‘Robot Rescue’ Would Be One Of PlayStation VR’s Best, If It Were A Full Game
PlayStation VR has been out for just under two weeks now, but we still haven’t managed to thoroughly rifle our way through all of the headset’s enormous launch line-up. We thought we’d just about played all of the biggest releases but there is one name that keeps unexpectedly creeping up in conversations. It’s not Batman, RIGS or Driveclub; it’s an experience that’s captured the hearts and minds of the early adopter community, and it’s not even a full game.
I’m talking about Robot Rescue, one of the handful of mini-games that appears on Sony Japan’s excellent free launch compilation, Playroom VR. I’ve seen this little platformer brought up time and again on internet threads and among friends over the past 12 days. After finally trying it for myself, I can see why.
Robot Rescue is essentially PS VR’s answer to Lucky’s Tale, one of our favorite games on the Oculus Rift. It’s a short but oh-so-sweet third-person platformer in which you guide one of the game’s adorable robot heroes through a spritely world, finding his also adorable robot friends that have scattered in terror at the arrival of some block-shaped baddies. You use the DualShock 4 to control your brave little protagonist as he (it?) leaps over chasms, battles enemies, and collects gold coins because, well, it’s a platformer.
There isn’t a whole lot to separate the game from Playful’s Rift launch title; they share the same perspective and some very similar mechanics, but Robot Rescue does bring a few of its own tricks to the table. The most notable of these is the use of the DualShock 4’s position tracked controls. Rather than disappearing from the game world, your gamepad will appear in the environment just as it does with games like Tumble. It will even store the robots you find, but it’s best featured when you use it to aim at grappling points and then flick the controller’s touchpad up to fire out a tightrope.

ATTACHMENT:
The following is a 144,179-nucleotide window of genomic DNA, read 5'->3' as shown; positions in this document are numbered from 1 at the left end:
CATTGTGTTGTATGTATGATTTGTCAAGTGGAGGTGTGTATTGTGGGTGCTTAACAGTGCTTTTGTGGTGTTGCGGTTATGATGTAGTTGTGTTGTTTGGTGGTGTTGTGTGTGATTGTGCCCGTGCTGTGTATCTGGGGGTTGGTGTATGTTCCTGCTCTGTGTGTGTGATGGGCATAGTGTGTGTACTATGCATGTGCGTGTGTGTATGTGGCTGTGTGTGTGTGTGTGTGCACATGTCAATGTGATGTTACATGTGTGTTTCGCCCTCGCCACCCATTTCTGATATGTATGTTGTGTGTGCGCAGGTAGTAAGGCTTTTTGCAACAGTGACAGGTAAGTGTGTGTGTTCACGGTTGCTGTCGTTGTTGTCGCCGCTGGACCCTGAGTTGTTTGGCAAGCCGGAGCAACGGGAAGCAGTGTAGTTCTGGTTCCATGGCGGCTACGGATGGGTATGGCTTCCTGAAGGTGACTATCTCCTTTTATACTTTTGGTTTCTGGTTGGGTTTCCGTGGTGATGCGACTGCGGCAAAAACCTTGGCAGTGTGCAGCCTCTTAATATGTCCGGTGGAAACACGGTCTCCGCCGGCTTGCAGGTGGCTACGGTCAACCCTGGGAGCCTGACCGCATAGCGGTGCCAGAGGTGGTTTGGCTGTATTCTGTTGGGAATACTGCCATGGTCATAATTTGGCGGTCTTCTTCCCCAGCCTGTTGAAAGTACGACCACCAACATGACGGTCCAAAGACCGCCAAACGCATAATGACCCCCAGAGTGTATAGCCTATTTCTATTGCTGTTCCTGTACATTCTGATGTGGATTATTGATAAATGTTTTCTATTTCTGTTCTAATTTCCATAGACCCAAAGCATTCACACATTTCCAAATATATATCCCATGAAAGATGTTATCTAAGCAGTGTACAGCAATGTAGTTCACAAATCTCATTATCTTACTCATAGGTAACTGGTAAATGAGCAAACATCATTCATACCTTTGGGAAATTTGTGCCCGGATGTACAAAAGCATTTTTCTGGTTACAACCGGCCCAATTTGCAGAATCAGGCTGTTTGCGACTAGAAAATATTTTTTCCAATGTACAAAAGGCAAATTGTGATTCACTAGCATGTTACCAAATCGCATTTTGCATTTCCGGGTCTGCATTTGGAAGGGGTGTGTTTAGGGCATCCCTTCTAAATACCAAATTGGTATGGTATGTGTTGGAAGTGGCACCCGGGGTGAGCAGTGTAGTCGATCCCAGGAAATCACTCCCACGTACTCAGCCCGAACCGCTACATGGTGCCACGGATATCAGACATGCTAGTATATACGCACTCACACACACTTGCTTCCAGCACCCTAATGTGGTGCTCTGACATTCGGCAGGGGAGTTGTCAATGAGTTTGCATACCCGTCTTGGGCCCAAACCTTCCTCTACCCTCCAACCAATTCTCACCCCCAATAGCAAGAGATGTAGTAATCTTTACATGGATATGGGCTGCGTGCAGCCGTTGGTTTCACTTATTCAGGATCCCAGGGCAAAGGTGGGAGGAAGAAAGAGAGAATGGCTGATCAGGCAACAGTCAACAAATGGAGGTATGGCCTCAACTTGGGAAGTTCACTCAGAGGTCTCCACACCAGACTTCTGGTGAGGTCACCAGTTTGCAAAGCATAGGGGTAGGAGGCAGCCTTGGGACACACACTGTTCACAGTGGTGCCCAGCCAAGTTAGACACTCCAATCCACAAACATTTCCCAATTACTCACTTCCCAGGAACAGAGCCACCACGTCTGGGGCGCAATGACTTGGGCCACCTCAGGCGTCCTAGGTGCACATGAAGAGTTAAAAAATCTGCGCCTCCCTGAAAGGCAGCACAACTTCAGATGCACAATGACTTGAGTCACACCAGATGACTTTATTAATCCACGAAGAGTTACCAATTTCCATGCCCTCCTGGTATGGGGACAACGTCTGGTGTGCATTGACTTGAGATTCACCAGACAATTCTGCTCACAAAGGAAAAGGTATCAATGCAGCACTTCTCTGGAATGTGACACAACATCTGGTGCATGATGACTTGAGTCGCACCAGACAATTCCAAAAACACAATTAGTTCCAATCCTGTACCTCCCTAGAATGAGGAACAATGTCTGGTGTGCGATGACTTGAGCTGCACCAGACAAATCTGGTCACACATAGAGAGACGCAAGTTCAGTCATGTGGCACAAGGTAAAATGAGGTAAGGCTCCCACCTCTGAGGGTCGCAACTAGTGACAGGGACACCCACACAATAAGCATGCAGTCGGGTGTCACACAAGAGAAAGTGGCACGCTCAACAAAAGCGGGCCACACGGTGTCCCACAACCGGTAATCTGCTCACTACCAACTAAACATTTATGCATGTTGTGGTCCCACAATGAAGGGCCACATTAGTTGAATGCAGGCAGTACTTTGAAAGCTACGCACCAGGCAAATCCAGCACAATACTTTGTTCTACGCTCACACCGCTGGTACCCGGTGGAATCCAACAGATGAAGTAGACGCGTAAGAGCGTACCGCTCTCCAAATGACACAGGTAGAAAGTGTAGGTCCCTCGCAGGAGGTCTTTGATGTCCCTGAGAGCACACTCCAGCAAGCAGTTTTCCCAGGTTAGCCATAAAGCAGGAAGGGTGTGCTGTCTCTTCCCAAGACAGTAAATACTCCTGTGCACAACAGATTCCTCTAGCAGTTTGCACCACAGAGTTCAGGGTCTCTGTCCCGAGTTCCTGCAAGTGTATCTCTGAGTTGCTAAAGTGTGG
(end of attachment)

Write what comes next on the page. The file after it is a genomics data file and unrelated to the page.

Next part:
Your character can then jump onto that rope and you’ll walk them along it (shown below.) At one point, it’s necessary to raise the rope higher to reach some out of the far away coins, and you can also move it quickly to dodge incoming enemy attacks.
Given Robot Rescue only lasts about 10 minutes, the idea is never fully utilized but, even for this brief running time, it showcased an intriguing level of invention. It made me think of other ways the DualShock 4 could have been used: perhaps as a shield for incoming enemy fire, or a way to light the path in darker levels.
I also really liked the use of positional audio, which would give away the position of hiding robots as they let out cries for help. At one point I spun my head around after hearing one of their measly squeaks to find one hiding around a corner I had completely missed before. Again, it’s a feature that never reaches its full potential, but could provide a new dimension to hidden collectibles in a full game.
It really is a shame that Robot Rescue is so short, but luckily anyone with a PS VR can try it out as part of Playroom VR completely for free. The precious few minutes it offered were some of the most enjoyable I’ve had yet with the headset. We don’t know if Sony Japan is currently working on any other VR projects but, if not, we’d implore them to get to work on a full version of this cutesy, tantalizing taste of what VR can do for one of gaming’s most beloved genres.
And Playful should certainly pay attention regarding whatever they work on next.